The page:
- BARAZANI, SAMUEL BEN NETHANEL HA-LEVI
- BARAZANI, SAMUEL BEN NETHANEL HA-LEVI (1560?–1630?), rabbi and kabbalist. His name derives from the town Barazan in Kurdistan, where he was probably born. His numerous wanderings were apparently the result of the political situation. He maintained yeshivot in Barazan, Akrah, Mosul, and Amadiyah. During his last years, he was the most distinguished scholar of Kurdistan and the acknowledged leader of Kurdistan Jewry. His authority was absolute though he held no official position. He revived the Jewish community of Kurdistan, where his disciples filled positions in many of the important communities. Barazani sent letters of rebuke and of comfort to the communities with the aim of preventing the prevalent religious laxity. He lived in great poverty and want. He was regarded as a saint, and his grave in Amadiyah became a place of pilgrimage. Barazani's books, many of which have been lost, are permeated with kabbalistic themes, and reflect an acquaintance with philosophy. Some of his piyyutim, festival prayers, and reshuyyot are included in the liturgy of Kurdistan, and some have been published. Among Barazani's works extant in manuscript are Avnei Zikkaron of which many copies exist, on the laws of ritual slaughter, Sefer ha-Iyyun, Sefer Derashot, and fragments of Sefer Ḥaruzot. His daughter was asenath barazani . The Barazani family included many rabbis of Mosul, other Kurdish towns, and until recently, Baghdad. -BIBLIOGRAPHY: Benayahu, in: Sefunot, 9 (1965), 21–125; A. Ben-Jacob, Kehillot Yehudei Kurdistan (1961), 33–38; idem, Yehudei Bavel (1965), 86.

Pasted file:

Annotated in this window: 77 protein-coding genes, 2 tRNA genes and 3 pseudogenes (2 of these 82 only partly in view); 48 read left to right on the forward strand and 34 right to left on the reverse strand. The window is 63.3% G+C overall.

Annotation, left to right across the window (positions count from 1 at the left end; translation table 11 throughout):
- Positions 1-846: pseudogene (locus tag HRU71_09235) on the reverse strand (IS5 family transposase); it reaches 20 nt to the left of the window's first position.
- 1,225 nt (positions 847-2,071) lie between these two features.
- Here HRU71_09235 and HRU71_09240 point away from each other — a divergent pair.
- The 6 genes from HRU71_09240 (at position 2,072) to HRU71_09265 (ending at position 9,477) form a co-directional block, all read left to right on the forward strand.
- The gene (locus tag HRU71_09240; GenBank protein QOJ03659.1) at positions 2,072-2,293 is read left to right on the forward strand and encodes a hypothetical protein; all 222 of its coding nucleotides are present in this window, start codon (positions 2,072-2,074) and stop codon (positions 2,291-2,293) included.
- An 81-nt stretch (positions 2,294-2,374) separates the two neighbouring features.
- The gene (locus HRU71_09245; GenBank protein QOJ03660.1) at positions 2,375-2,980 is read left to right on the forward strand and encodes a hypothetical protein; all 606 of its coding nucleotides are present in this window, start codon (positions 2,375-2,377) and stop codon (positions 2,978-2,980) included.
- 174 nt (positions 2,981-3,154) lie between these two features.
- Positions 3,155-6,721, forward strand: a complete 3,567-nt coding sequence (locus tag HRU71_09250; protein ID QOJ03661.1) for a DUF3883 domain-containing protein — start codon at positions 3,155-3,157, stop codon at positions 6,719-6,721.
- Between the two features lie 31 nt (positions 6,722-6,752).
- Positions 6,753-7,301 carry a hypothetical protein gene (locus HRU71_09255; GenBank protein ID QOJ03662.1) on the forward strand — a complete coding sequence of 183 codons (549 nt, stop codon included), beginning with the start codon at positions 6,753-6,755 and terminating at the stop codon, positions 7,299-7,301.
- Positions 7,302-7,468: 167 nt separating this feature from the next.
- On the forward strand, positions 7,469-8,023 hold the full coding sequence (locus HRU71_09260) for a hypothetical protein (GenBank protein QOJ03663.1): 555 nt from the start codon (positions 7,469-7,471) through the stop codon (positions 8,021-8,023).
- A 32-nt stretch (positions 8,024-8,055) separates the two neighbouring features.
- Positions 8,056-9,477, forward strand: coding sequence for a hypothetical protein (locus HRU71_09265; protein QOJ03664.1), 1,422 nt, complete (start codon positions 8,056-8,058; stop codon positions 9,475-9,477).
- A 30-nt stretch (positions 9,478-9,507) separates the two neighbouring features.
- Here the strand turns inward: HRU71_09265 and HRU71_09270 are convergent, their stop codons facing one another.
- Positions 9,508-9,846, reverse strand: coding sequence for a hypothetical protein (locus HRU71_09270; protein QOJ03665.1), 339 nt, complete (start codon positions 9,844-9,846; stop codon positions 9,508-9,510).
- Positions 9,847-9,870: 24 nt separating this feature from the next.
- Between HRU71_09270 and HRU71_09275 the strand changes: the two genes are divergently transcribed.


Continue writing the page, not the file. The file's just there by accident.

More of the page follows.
Encyclopedia Judaica. 1971.
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BARAZANI, ASENATH — BARAZANI, ASENATH, daughter of the eminent Rabbi Samuel b. Nethanel ha Levi of Kurdistan (1560?–1625/1635?). Her father, a scholar and mystic with a large following, aimed to rectify a dearth of educated leaders by building a yeshivah in Mosul,… … Encyclopedia of Judaism
KURDISTAN — KURDISTAN, region in the Middle East, divided among three countries: turkey , iraq , and iran . The majority of the Muslim population of Kurdistan lives in Turkey, another part in Iran, and the smallest part in Iraq. In contrast, the Jews of… … Encyclopedia of Judaism